The horizontal transfer of DNA sequences provides bacteria with the opportunity for diversification and evolution leading to the development of new traits (69,70). To this end, bacteria must select the desired genes among the acquired DNA sequences for integration into the host genome. It has been estimated that a new sequence is acquired and stably maintained by enteric bacteria on an average of only once every several hundred thousand years (70), suggesting that only rarely is a new sequence favorably selected, and thus the integration of newly transferred genes has to be regulated. Our results directly address the question of how H-NS may contribute to the regulation underlying the integration of horizontally transferred genes into the host genome. Notably, our results show that H-NS may negatively regulate at two stages in the pathway of homologous recombination: (i) impede strand exchange promoted by RecA, and (ii) inhibit branch migration and/or compete for binding with the components of the HJ migration and/or resolution. A role for E. coli HU in homologous recombination has been demonstrated: the binding of HU to linear duplex DNA resulted in the inhibition of homologous paring promoted by its cognate RecA (71). Likewise, Hc1 nucleoid condensation protein from Chlamydia trachomatis selectively inhibited some of the RecA functions (72). However, we note that the ability of H-NS to act as a modulator of HR, by inhibiting strand exchange promoted by its cognate RecA, is different from its effect on site-specific recombination. Interestingly, H-NS stimulates Tn10 transposition in vitro by acting at the transition point between transposon excision and integration (73). H-NS also functions in four other transposition systems including IS903, Tn552, IS1 and bacteriophage Mu (74). Escherichia coli H-NS promotes transposition of IS903 and Tn552; whereas, it is inhibitory in the Mu system (74). These results suggest that H-NS acts on a number of transposition systems in different ways because of its ability to interact with other proteins and/or via its DNA structure-specific binding activity.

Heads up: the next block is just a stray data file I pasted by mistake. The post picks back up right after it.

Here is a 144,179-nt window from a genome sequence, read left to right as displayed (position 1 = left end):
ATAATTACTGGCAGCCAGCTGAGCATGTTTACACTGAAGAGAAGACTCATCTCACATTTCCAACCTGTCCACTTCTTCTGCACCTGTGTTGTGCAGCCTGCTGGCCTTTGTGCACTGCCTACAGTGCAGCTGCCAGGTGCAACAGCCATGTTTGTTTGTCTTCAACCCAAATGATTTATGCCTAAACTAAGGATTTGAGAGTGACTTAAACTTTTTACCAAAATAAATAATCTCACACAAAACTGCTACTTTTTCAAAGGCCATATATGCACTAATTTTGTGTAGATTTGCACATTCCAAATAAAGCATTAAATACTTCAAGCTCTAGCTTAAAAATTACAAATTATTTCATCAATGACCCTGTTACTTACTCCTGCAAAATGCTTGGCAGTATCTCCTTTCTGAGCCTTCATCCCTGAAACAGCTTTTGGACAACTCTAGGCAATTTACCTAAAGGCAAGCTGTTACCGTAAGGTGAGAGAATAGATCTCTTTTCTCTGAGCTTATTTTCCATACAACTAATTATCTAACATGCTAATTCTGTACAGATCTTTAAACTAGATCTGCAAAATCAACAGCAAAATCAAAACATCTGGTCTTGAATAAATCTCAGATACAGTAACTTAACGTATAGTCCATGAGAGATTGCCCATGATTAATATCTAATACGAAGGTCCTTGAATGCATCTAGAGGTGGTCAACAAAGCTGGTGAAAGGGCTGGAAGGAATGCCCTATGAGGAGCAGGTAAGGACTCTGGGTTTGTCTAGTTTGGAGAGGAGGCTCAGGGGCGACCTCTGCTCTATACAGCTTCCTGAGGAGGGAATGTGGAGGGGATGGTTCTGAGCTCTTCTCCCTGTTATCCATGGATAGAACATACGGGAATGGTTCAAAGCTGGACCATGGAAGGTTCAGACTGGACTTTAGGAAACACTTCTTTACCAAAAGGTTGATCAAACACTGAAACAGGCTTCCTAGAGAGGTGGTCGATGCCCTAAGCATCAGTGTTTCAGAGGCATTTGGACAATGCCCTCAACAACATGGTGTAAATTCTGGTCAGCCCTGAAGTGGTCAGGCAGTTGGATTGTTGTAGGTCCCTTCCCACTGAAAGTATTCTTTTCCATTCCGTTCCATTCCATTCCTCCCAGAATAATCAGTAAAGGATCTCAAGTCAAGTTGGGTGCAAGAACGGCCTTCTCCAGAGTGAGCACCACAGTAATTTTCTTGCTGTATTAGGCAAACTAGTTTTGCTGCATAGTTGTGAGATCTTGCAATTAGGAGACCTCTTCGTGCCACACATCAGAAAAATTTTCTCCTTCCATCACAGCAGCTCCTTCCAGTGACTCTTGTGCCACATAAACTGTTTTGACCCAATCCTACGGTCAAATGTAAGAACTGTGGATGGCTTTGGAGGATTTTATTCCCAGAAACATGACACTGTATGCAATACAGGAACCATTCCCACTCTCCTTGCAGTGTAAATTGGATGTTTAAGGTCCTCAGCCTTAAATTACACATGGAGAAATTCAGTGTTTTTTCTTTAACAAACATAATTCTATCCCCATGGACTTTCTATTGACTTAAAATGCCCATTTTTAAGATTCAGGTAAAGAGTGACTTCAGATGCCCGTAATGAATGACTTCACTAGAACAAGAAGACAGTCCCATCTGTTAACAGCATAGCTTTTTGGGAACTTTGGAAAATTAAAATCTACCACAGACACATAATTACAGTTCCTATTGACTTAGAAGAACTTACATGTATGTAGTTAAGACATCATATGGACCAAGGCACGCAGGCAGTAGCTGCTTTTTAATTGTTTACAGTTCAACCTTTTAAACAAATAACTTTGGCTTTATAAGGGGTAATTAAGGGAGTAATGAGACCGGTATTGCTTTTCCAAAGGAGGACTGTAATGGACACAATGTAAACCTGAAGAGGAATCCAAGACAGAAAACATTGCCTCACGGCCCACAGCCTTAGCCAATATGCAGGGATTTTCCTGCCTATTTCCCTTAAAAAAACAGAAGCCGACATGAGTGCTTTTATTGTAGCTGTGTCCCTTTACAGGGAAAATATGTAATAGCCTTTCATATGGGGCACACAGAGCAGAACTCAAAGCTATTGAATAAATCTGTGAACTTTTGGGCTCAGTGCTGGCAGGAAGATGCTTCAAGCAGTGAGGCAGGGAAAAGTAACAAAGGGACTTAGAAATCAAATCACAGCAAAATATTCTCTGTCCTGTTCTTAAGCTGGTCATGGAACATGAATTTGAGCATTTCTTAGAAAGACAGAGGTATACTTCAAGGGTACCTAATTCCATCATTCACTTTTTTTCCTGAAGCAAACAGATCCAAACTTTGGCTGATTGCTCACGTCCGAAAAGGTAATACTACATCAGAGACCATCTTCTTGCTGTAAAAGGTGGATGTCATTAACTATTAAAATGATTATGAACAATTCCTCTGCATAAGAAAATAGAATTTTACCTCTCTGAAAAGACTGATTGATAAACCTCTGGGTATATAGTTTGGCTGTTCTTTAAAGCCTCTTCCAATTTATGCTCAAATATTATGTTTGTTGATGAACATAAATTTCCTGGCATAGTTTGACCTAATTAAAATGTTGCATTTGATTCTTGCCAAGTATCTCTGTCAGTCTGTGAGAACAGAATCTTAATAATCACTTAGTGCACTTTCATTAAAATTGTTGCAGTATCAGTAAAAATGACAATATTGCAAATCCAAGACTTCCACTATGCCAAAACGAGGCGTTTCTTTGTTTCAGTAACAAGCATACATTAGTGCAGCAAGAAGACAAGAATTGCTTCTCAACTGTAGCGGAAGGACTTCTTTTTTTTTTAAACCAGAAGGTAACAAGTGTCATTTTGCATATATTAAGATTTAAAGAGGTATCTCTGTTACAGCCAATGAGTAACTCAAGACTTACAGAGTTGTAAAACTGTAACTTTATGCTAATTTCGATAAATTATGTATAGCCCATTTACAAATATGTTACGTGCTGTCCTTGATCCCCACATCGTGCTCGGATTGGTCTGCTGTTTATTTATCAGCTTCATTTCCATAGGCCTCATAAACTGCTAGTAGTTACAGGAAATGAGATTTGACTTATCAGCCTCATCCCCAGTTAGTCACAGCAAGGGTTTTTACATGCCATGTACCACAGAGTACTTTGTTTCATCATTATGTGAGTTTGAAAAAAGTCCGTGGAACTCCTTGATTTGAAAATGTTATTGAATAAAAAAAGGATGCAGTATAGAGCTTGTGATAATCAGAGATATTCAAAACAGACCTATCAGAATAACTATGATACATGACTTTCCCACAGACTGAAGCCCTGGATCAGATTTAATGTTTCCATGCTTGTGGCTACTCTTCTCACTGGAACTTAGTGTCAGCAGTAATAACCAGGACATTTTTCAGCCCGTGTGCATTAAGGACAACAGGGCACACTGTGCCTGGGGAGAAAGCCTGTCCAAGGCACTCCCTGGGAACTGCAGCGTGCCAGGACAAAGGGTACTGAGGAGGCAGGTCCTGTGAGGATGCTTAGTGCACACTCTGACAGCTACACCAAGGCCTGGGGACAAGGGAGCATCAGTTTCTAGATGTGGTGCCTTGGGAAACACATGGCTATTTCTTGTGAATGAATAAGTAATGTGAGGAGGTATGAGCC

In summary, our findings have broad implications for the mechanism of H-NS action. In particular, the dual mode of action, that is, high-affinity binding to the HJ and suppression of strand exchange promoted by RecA can play a crucial role in the control or accuracy of DNA replication and recombination mechanisms. The ability of H-NS to inhibit strand exchange, together with specific binding to the HJ, may have synergistic effects in the overall pathway of homologous recombination.
European Community (CSI_LTB LSHP-CT-2007-037235); the Department of Biotechnology, New Delhi, under the ‘Centre of Excellence’ in research on mycobacteria; J. C. Bose National Fellowship (to K. M.). Funding for open access charge: Projects by the European Community (CSI_LTB LSHP-CT-2007-037235) and the Department of Biotechnology, New Delhi.
Conflict of interest statement. None declared.
We thank the anonymous reviewers whose insightful comments have helped to improve the article, and members of our lab for critical and constructive suggestions. We appreciate the help of Dr K. Neelakanteshwar Patil with some of the experiments.